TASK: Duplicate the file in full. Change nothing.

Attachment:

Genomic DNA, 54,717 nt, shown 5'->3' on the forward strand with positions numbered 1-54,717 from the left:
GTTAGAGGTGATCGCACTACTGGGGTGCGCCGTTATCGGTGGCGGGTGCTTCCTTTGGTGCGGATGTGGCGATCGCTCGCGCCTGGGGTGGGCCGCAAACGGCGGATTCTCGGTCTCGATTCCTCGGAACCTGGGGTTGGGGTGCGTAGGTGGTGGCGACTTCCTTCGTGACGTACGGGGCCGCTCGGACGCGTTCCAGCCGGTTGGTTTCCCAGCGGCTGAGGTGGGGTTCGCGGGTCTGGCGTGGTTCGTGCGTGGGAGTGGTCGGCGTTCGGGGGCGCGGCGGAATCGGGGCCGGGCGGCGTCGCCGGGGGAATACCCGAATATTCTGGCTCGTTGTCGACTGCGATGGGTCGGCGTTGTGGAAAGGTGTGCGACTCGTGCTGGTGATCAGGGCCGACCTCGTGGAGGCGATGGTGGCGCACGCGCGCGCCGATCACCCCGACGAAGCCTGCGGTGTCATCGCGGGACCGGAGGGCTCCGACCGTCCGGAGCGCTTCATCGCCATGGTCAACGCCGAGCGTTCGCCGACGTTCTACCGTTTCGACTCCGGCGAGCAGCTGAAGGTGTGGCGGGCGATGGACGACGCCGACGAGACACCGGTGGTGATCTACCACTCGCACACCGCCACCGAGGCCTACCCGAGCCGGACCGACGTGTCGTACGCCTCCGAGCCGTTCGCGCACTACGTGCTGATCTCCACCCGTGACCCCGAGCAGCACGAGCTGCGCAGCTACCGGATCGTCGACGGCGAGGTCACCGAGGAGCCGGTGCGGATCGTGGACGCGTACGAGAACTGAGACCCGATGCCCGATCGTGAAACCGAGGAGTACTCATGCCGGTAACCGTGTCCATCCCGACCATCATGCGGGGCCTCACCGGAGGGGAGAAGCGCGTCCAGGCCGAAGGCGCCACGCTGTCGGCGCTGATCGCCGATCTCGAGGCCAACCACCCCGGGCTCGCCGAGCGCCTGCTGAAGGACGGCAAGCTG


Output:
Genomic DNA, 54,717 nt, shown 5'->3' on the forward strand with positions numbered 1-54,717 from the left:
GTTAGAGGTGATCGCACTACTGGGGTGCGCCGTTATCGGTGGCGGGTGCTTCCTTTGGTGCGGATGTGGCGATCGCTCGCGCCTGGGGTGGGCCGCAAACGGCGGATTCTCGGTCTCGATTCCTCGGAACCTGGGGTTGGGGTGCGTAGGTGGTGGCGACTTCCTTCGTGACGTACGGGGCCGCTCGGACGCGTTCCAGCCGGTTGGTTTCCCAGCGGCTGAGGTGGGGTTCGCGGGTCTGGCGTGGTTCGTGCGTGGGAGTGGTCGGCGTTCGGGGGCGCGGCGGAATCGGGGCCGGGCGGCGTCGCCGGGGGAATACCCGAATATTCTGGCTCGTTGTCGACTGCGATGGGTCGGCGTTGTGGAAAGGTGTGCGACTCGTGCTGGTGATCAGGGCCGACCTCGTGGAGGCGATGGTGGCGCACGCGCGCGCCGATCACCCCGACGAAGCCTGCGGTGTCATCGCGGGACCGGAGGGCTCCGACCGTCCGGAGCGCTTCATCGCCATGGTCAACGCCGAGCGTTCGCCGACGTTCTACCGTTTCGACTCCGGCGAGCAGCTGAAGGTGTGGCGGGCGATGGACGACGCCGACGAGACACCGGTGGTGATCTACCACTCGCACACCGCCACCGAGGCCTACCCGAGCCGGACCGACGTGTCGTACGCCTCCGAGCCGTTCGCGCACTACGTGCTGATCTCCACCCGTGACCCCGAGCAGCACGAGCTGCGCAGCTACCGGATCGTCGACGGCGAGGTCACCGAGGAGCCGGTGCGGATCGTGGACGCGTACGAGAACTGAGACCCGATGCCCGATCGTGAAACCGAGGAGTACTCATGCCGGTAACCGTGTCCATCCCGACCATCATGCGGGGCCTCACCGGAGGGGAGAAGCGCGTCCAGGCCGAAGGCGCCACGCTGTCGGCGCTGATCGCCGATCTCGAGGCCAACCACCCCGGGCTCGCCGAGCGCCTGCTGAAGGACGGCAAGCTG